OPM Disability Retirement: The Spouse

I find that when a person is filing for Federal Disability Retirement benefits under FERS or CSRS, an important component which is often overlooked is the supportive spouse.  I often get calls concerning various aspects of the Disability Retirement process — not from the applicant, but from the spouse.  And, indeed, this is natural, because often the medical condition itself is serious enough that the applicant is unable to “handle” or “deal with” the complexities of the process itself.  It becomes further complicated when the medical condition which is suffered is a psychiatric condition — severe Major Depression, anxiety, panic attacks, suicidal ideations, etc.

However, whether it is psychiatric or physical, a supportive spouse — or “significant other” — is often very, very important to the success of the entire process.  Obviously, as an attorney who represents “the Client”, I must be careful that there is never a conflict between the Applicant (my client) and “the spouse”, but that is rare.  In almost all cases, I find that the spouse is looking after the best interest of my client, and I am happy to talk to and update the spouse on any and all issues surrounding disability retirement issues, because I know that he/she is looking after the best interests of my client, just as I want to.

Sincerely,

Robert R. McGill, Esquire

Federal and Postal Disability Retirement: Are Psychiatric Disabilities Denied More Readily?

I am often asked whether or not it is more difficult to get disability retirement benefits under FERS or CSRS based upon a psychiatric medical condition (e.g., PTSD, Major Depression, Anxiety, panic attacks, Bipolar Disorder, etc.).  Does the Office of Personnel Management deny a disability retirement application which is based solely upon a psychiatric condition?   Should a FERS or CSRS disability retirement application always include a physical condition? The short and simple answer is an unequivocal “No”.

Let me provide a slightly more expanded answer:  (1)  In my experience, psychiatric disabilities present no greater obstacles than physical disabilities.  So long as we can prove, by a preponderance of the evidence, that the medical condition — physical or psychiatric — prevents one from performing the essential elements of one’s job, there really is no difference between the two.  (2)  Do not “add” a physical disability because you think that a psychiatric disability is “not enough”.  This would be a foolish approach.  Focus upon the primary medical conditions, whether physical or psychiatric, in proving your case.  (3)  Remember that disability retirement often has other complex factors which come into play — accommodation issues; certain jobs are more easily shown to be “incompatible” with a psychiatric disability (for instance, Law Enforcement Personnel who have psychiatric disabilities obviously must have the mental acuity to perform the inherently dangerous aspects of the position); and remember that psychotropic medications, prescribed and necessary for daily functioning, often have side-effects which impact one’s ability to perform one’s job.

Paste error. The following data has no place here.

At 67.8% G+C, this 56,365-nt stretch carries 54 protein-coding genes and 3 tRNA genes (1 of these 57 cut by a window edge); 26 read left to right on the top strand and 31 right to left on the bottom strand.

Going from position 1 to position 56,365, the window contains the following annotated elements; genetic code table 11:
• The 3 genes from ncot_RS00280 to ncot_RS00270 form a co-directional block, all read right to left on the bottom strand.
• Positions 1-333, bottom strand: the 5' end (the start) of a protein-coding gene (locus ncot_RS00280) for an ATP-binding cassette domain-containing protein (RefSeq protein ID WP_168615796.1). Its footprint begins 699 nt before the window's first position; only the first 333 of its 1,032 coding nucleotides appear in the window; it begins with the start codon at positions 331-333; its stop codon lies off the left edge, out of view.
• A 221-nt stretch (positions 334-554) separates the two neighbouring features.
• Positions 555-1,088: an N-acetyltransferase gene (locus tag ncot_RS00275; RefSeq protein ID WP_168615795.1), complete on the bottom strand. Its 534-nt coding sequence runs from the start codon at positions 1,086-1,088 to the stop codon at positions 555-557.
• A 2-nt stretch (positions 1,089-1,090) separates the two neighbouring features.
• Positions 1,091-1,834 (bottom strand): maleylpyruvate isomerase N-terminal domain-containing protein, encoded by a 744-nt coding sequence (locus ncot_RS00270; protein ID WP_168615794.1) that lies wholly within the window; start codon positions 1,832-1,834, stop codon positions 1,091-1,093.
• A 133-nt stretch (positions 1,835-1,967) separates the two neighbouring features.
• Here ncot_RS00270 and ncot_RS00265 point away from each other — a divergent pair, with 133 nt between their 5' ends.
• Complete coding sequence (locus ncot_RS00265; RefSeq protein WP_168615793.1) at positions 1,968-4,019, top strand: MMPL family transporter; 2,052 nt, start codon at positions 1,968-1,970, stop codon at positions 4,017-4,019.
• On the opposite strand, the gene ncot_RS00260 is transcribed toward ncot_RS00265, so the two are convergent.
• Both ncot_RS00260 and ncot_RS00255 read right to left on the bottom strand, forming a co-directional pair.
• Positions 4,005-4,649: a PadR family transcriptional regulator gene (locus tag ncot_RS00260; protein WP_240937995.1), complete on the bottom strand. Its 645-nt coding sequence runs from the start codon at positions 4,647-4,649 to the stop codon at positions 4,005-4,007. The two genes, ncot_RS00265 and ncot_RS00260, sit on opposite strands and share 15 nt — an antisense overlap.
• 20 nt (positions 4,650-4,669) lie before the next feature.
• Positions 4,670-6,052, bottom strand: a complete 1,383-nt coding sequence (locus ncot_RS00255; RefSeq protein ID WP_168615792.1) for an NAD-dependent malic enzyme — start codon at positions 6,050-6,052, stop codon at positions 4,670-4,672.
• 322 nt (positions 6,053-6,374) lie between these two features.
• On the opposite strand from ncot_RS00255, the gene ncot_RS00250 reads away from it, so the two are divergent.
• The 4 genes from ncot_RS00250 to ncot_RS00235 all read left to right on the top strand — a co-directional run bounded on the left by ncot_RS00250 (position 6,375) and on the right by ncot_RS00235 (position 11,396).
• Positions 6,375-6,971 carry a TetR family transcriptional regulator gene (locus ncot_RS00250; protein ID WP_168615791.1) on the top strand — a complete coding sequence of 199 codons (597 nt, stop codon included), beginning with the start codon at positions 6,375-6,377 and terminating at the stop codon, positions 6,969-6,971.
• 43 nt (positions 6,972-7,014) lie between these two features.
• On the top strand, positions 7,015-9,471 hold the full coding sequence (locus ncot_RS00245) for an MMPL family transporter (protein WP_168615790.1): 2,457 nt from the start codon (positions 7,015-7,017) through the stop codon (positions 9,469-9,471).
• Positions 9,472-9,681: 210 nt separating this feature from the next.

The point in all of this is that there really is no substantive difference between psychiatric disabilities and physical ones, anymore; the societal stigma of “psychiatric medical conditions” has largely disappeared, and the Office of Personnel Management — in my experience — treats both psychiatric disabilities and physical disabilities on an equal par.

Sincerely,

Robert R. McGill, Esquire

OPM Disability Retirement: Quality versus Quantity

While most Federal Disability Retirement applicants whom I represent, and have represented, retain me at the initial stage of the application, a good many of my clients come to me at the Second (Reconsideration) and Third (Merit Systems Protection Board) Stages of the process.  I find that the vast majority of the individuals who attempted to put his or her disability retirement packet together, and got it denied at the first level, attempted to simply overpower the Office of Personnel Management with a voluminous compendium of medical records.

Wrong move.  Always place quality over quantity.

Streamlining a case is often the key to winning a disability retirement case.  This is just as true for cases involving Fibromyalgia, Chronic Fatigue, Multiple Chemical Sensitivity, etc.  Because such medical conditions are often thought of as “not quite” legitimate conditions, applicants often make the mistake of thinking that by overloading the Office of Personnel Management with a thick, unwieldy file of medical records, that the sheer weight of the records will convince OPM that it is a “legitimate” case.

Wrong move.  Don’t be defensive.

Such conditions as Fibromyalgia, Chronic Fatigue, Multiple Chemical Sensitivity, Bi-polar Disorder, panic attacks, Generalized Anxiety Disorder — they are all legitimate basis for disability retirement.  Such medical conditions need not be apologized for.  Such conditions need not be “defensively” or “apologetically” submitted.  They are legitimate conditions to file; they just need to be submitted in the proper manner — by having a strong, streamlined, and cohesive medical narrative, properly prepared by the doctor, under the guidance of a Federal Disability Retirement attorney.

Sincerely,

Robert R. McGill, Esquire